It’s doubtful that your students will get recruited by a traveling circus.

But they – and especially your top leaders – are likely to get pulled into other commitments just as entangling. Studying abroad, a campus leadership post, a summer internship, maybe a year-round ministry role at a local church. Even just a commitment that pulls them from their college ministry community, because of the night it falls on or the work it requires.

Obviously, any of these could be really positive adventures, and exactly what the Lord would have those students do. But the vital thing is that students are prepared beforehand so they know how to process such decisions when the time comes.

I remember I once had a student leader who got whisked away after his first semester when an internship opportunity opened up. He struggled with the decision because of various factors… but not one of those factors was the issue of his prior leadership commitment. It’s not that I wouldn’t have released him from that commitment; it’s that he didn’t even imagine that his previously made commitment might impact his decision. In other words, he wasn’t prepared for the moment of decision.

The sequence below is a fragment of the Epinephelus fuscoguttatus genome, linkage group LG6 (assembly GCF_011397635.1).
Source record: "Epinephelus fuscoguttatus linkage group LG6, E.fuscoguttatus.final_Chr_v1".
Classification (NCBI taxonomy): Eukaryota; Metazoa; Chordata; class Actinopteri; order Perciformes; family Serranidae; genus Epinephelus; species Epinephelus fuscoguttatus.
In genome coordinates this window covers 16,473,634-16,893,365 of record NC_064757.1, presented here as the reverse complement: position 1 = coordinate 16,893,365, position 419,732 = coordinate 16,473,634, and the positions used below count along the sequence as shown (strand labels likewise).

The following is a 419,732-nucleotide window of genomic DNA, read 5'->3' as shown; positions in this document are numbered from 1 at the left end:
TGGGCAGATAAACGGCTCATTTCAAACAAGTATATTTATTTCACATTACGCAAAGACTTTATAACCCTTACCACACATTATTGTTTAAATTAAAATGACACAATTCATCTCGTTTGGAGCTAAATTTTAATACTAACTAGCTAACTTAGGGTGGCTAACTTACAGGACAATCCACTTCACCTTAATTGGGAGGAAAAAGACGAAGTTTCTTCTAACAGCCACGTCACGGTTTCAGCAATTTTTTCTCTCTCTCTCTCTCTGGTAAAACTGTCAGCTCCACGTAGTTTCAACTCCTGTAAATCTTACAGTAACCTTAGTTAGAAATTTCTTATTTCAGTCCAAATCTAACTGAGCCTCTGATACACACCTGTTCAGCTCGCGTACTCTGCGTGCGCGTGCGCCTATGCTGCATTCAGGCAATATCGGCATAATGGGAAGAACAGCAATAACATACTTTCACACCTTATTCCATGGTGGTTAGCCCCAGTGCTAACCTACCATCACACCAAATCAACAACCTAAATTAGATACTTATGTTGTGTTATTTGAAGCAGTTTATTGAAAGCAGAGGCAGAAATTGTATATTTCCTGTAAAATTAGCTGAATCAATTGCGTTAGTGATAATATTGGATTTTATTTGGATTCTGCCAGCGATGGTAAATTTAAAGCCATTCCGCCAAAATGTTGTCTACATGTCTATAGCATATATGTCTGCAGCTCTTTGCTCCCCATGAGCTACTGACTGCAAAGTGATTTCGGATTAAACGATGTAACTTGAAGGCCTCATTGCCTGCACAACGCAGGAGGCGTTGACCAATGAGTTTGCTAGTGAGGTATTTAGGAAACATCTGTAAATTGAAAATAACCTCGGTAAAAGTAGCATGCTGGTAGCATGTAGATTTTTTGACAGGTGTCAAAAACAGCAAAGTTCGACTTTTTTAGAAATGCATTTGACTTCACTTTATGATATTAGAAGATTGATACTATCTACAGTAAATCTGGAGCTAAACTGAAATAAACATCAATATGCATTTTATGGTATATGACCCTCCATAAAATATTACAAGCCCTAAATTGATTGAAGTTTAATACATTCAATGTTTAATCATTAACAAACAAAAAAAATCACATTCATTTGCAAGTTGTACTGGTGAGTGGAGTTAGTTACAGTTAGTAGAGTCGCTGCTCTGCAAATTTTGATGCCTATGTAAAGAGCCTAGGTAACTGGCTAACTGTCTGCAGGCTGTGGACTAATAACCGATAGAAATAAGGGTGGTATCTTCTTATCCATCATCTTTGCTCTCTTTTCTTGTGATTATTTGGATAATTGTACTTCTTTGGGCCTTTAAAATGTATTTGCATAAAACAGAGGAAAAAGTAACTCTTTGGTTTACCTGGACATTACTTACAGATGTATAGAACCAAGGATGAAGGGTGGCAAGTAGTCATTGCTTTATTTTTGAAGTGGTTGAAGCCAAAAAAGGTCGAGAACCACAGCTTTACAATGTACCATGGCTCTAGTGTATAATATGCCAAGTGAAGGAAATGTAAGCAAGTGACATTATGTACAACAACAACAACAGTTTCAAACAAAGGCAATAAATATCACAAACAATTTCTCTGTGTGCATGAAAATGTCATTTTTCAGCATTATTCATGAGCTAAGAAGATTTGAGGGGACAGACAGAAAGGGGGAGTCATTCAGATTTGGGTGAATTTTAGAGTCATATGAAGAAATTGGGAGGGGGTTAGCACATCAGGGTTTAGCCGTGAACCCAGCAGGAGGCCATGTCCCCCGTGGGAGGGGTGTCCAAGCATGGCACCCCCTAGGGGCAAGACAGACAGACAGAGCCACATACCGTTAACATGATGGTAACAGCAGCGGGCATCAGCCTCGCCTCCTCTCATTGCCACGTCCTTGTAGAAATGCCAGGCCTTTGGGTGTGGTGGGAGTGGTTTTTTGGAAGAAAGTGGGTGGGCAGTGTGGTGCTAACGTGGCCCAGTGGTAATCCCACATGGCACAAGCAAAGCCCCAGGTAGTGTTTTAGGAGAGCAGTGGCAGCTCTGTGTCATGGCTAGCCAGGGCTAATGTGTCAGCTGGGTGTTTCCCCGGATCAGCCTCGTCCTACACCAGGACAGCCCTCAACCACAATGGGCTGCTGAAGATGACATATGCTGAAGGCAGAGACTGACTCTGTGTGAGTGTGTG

It’s not just the issue of commitment that is my point here. There’s lots of biblical wisdom (alongside some biblical commands) that should be weighed in decisions like these – do your students know those? Would they ponder prior commitments? Will they weigh their decisions with the community closest to them (like their small group)? Will they seek out people not because they’ll tell them what they want to hear, but because they’ll shoot straight? Will they pray… and then wait for clarity, even if it means deadlines pass?

And so on.

When the circus comes calling, you won’t easily have the chance to shepherd decision-making – the elephants and sideshows will beckon very loudly and tug the emotions as powerfully as a strongman. In a world full of “big opportunities” like these, hopefully Christian college students are learning how to discern their callings – before the circus rolls through.